I steer Father away from this topic. The unfairness of the internment camp is a favourite frustration and I’m more worried about Harry than interned Ukrainians at the moment. 
 

“How do you know Harry was gassed? Did he write?”
 

“Aye. Mr. Glasgow brought our mail out with him. Harry says all is well, but that he was gassed. Here—read for yourself.”
 

Father pulls a letter from his shirt pocket. I recognize Harry’s scrawl instantly. I should. I certainly struggled to decipher it as I helped him study for his grade 10 exams, years ago. I take the letter and wander towards the cabin, but I don’t go inside. I duck into the lean-to beside the cabin and climb up on the back of the wagon to read Harry’s letter.
 

Dear family, he writes. 


I have just a moment to write. I’m also short of ink which is ironic since my supply wagon likely has a few ink wells tucked somewhere. Snagging one of those ink wells would be a crime against his Majesty, as they are earmarked for delivery to some beleaguered battalion up the line. Finding lads who need the ink will present problems. Troops get spread out, decimated, and absorbed into other battalions.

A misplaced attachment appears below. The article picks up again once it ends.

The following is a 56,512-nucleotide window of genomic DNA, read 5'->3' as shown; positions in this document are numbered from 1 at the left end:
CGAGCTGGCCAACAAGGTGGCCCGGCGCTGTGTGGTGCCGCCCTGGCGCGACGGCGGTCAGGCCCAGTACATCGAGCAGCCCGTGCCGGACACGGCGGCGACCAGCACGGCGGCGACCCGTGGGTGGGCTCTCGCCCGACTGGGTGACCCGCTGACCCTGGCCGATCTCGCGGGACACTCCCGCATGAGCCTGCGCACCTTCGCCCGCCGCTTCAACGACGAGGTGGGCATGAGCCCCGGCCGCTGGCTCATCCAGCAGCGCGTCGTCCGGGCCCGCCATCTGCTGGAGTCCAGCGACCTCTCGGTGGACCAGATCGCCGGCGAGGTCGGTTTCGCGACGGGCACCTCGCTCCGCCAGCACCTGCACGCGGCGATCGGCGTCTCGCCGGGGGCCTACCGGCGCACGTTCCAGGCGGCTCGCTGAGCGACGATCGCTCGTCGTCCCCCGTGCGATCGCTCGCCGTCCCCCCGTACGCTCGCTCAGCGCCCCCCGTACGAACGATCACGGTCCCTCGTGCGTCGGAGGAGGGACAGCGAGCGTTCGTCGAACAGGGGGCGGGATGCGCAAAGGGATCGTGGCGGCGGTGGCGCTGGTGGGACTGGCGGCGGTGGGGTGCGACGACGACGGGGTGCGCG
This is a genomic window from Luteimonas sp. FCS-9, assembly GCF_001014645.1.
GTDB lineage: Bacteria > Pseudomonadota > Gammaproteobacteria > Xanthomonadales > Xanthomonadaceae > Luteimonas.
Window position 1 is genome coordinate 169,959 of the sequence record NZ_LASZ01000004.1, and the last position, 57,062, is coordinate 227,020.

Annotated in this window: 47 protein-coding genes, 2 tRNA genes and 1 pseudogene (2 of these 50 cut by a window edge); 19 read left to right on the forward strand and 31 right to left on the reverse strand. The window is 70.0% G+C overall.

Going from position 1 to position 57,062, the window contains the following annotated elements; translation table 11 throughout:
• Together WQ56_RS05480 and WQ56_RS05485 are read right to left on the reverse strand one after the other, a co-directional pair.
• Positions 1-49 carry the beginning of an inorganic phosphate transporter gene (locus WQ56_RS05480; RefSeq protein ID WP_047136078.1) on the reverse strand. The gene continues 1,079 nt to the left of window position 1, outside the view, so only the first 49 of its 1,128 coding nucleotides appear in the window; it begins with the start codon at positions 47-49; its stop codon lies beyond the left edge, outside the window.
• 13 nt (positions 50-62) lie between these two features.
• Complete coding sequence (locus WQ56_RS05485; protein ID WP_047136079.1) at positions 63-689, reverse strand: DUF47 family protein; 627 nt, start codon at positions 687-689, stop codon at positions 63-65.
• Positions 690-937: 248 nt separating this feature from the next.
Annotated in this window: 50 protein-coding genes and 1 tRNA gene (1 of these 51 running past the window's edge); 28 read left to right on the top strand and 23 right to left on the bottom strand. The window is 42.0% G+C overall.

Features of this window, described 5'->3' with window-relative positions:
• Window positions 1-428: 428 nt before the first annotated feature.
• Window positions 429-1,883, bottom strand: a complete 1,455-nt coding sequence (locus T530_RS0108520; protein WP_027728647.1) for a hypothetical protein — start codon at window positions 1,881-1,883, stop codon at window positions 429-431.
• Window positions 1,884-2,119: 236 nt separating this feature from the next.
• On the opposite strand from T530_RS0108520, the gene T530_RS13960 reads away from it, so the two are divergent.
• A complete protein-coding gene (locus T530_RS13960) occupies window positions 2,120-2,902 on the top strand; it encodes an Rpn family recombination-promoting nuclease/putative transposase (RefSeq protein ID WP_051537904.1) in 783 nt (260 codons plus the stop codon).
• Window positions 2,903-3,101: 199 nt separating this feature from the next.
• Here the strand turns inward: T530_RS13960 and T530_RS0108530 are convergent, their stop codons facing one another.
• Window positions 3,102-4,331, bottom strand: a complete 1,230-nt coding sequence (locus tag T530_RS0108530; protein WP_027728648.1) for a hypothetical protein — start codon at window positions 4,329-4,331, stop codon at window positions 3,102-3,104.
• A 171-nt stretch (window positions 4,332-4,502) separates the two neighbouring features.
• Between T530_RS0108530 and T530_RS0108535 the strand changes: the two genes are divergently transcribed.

We travel in a caravan from headquarters miles back from the front to the trenches. I drive a team that pulls two wagons linked together like railway cars. Despite their big wheels, the wagons are scarcely larger than Red River carts from home. Sometimes I ride one of the horses. Sometimes I’m behind, shoving with all my might to liberate the wagons from the sea of mud which seems to have overtaken France this spring. I hear the mud can get so bad that shells have to be tied to the backs of mules and walked in on foot. 


Once we get within a short distance of the trenches, we pack the supplies on our backs and go in at night. The concept is that jerries can’t see us, but they light up the night and blow our cover. Boy, do we hit the dirt when the firing starts. 


We often can’t find the battalion we’re supposed to supply, at least not on our first attempt. Some helpful sarge will notify us of our error— “We’re fine for Bully Beef but could use some ammo pretty quick. And no, the 17th is further up the line. God knows where. Any mail for the 22nd, by the way?”


It was on one of these close encounters with the front line that I experienced my first taste of Jerry’s medicine—gas. I had only heard of it before and I wasn’t wearing my mask. Not sure what kind of gas it was. Jerry likes combinations. I’m all right though. Didn’t get it as bad as some of the lads. 


Must close. Darkness is falling. We’re moving out. 


Your loving son and brother, 
Harry